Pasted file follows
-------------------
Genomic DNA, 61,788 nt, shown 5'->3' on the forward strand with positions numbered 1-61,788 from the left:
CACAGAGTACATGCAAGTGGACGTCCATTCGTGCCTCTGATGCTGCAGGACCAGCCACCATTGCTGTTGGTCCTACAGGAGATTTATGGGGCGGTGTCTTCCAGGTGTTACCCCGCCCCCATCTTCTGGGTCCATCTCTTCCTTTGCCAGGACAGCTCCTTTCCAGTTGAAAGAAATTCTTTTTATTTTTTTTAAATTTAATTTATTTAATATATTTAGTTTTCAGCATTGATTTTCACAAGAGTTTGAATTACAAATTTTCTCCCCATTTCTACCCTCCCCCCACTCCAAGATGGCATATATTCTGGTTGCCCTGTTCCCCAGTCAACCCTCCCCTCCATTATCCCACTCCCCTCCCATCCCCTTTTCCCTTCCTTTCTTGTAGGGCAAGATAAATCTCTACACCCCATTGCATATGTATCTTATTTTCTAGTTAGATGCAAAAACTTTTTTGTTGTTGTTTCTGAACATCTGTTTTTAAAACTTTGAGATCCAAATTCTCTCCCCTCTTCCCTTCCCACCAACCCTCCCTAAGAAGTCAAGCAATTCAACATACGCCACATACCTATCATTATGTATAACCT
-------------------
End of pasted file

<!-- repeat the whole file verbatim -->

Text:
Genomic DNA, 61,788 nt, shown 5'->3' on the forward strand with positions numbered 1-61,788 from the left:
CACAGAGTACATGCAAGTGGACGTCCATTCGTGCCTCTGATGCTGCAGGACCAGCCACCATTGCTGTTGGTCCTACAGGAGATTTATGGGGCGGTGTCTTCCAGGTGTTACCCCGCCCCCATCTTCTGGGTCCATCTCTTCCTTTGCCAGGACAGCTCCTTTCCAGTTGAAAGAAATTCTTTTTATTTTTTTTAAATTTAATTTATTTAATATATTTAGTTTTCAGCATTGATTTTCACAAGAGTTTGAATTACAAATTTTCTCCCCATTTCTACCCTCCCCCCACTCCAAGATGGCATATATTCTGGTTGCCCTGTTCCCCAGTCAACCCTCCCCTCCATTATCCCACTCCCCTCCCATCCCCTTTTCCCTTCCTTTCTTGTAGGGCAAGATAAATCTCTACACCCCATTGCATATGTATCTTATTTTCTAGTTAGATGCAAAAACTTTTTTGTTGTTGTTTCTGAACATCTGTTTTTAAAACTTTGAGATCCAAATTCTCTCCCCTCTTCCCTTCCCACCAACCCTCCCTAAGAAGTCAAGCAATTCAACATACGCCACATACCTATCATTATGTATAACCT